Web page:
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Fringe 2010: Seals who turn into women, and the men who love them
We've got a lot of weird two-fers in this year's Fringe.
Two examinations of (shudder) George W. Bush - Shrubs - A Bush Musical Comedy and The Bush Monologues - cue The Vagina Monologues jokes... now
Two Twilight spoofs - SemiDarkness and Bite Me, Twilight (or Oops, I F**ked A Vampire)
But none odder (to me) than the double feature dealing with a legend of seals who turn into women, and then fall in love with men.
"This juxtaposition of traditional Scottish dance and contemporary movement tells an eerie love story of seals who peel off their skins to take on the form of alluring women and the men who seek to possess them."
Here's a video preview...
Ballad of the Pale Fisherman
"What happens when a fisherman falls in love with a woman who happens to be a seal? Faced with the dueling calls of land and sea, which will she choose?
Ballad of the Pale Fisherman is a re-imagining of the Irish/Scottish folktale of the seal-woman, or selkie. In this timeless fable, a fisherman falls in love with a beautiful seal-woman, and takes her as his wife. But a love that defies the laws of land and sea is never simple (see: Little Mermaid, The), and the seal-woman must eventually make a choice borne of betrayal and self-sacrifice. Will she choose her past or her future, her heart or her home?
Using song and movement to portray fisherman and sea creatures, curmudgeonly storytellers and sweeping landscapes, this newly-formed ensemble creates a world that is as magical as it is moving, as lyrical as it is heartfelt. The performers hail from backgrounds and trainings as varied as Live Action Set, Sandbox Theater, the Minnesota Shakespeare Company, the University of Minnesota B.F.A./Guthrie program, and the Lecoq-based London International School for Performing Arts (LISPA). From such far-flung experiences, these eight physical theatre creators have come together in collaboration to build this re-imagining of the selkie folktale through original music and storytelling.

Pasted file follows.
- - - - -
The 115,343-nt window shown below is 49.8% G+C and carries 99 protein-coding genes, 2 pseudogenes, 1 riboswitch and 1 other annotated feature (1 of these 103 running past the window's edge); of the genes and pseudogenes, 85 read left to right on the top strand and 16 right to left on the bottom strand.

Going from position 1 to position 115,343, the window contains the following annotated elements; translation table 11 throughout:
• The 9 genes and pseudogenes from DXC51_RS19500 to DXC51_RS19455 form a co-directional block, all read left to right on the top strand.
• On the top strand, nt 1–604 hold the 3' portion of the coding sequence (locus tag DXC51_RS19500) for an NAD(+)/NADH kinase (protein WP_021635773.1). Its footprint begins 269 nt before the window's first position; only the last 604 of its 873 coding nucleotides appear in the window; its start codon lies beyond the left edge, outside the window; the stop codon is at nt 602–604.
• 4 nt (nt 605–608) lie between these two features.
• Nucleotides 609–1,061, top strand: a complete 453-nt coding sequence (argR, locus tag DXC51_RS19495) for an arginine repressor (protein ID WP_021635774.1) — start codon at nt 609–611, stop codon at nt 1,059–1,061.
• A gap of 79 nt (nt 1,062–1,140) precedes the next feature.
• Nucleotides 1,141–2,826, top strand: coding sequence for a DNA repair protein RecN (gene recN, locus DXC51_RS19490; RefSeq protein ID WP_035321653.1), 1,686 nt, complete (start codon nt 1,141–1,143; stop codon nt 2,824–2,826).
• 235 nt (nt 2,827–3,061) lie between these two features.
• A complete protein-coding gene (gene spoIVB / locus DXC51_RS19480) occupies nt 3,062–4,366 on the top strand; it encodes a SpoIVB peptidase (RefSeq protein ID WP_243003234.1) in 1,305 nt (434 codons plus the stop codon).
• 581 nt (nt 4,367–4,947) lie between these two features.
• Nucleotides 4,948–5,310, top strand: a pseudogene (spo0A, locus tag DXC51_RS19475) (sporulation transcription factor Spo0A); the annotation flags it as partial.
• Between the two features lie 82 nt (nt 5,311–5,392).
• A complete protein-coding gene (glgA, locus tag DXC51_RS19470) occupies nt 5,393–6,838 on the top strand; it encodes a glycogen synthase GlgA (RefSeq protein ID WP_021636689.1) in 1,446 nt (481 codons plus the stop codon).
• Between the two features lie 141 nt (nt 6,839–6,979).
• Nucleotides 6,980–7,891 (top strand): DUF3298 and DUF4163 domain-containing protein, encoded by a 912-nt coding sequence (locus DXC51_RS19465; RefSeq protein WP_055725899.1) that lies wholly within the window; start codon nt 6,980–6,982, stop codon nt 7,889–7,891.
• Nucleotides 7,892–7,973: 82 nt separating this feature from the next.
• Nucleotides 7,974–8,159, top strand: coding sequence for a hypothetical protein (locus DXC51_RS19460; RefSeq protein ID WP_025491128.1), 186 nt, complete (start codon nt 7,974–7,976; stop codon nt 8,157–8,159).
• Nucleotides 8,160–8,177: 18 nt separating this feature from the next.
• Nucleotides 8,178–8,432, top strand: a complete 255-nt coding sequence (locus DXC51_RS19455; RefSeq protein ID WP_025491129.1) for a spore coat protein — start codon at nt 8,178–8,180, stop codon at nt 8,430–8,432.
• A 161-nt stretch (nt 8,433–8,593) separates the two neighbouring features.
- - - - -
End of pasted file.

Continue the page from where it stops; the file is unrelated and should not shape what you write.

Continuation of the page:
There will be physical theatre, but it's not a dance piece. There's an accordion, but not a polka to be found. It's family friendly, but it's not a kid's show. It's a fairy tale with depth, with sharp edges and deep longing. Above all, it is imaginative.
Come see for yourself!"
And thanks to the Pale Fisherman cast list, I'm much more likely to come see for myself. This is where more information is a useful thing. Some shows haven't posted their casts yet, but I'd encourage them to. Here's an example of why...
I might have just passed the Pale Fisherman by, but then I found Derek Miller's name in the cast list.
Derek Miller works these days with Sandbox Theatre, which gave us June of Arc in the 2009 Fringe. He's also one of the driving forces behind Perpetual Motion Theatre Company, which gave us the "play in a pool" The Depth of the Ocean in Fringe 2006, and the scrappy little musical One Night Only With Mike Mahoney in Fringe 2008. So, based on his involvement alone, I'm much more interested in finding a way to wedge Ballad of the Pale Fisherman into my schedule this year.
(Everybody knows somebody. The more names that you have associated with your play, the more likely someone will trip over someone they know, connected to your show, and might be more inclined to come and see it. Your cast and crew are great publicity, Fringers. Use 'em to your advantage.)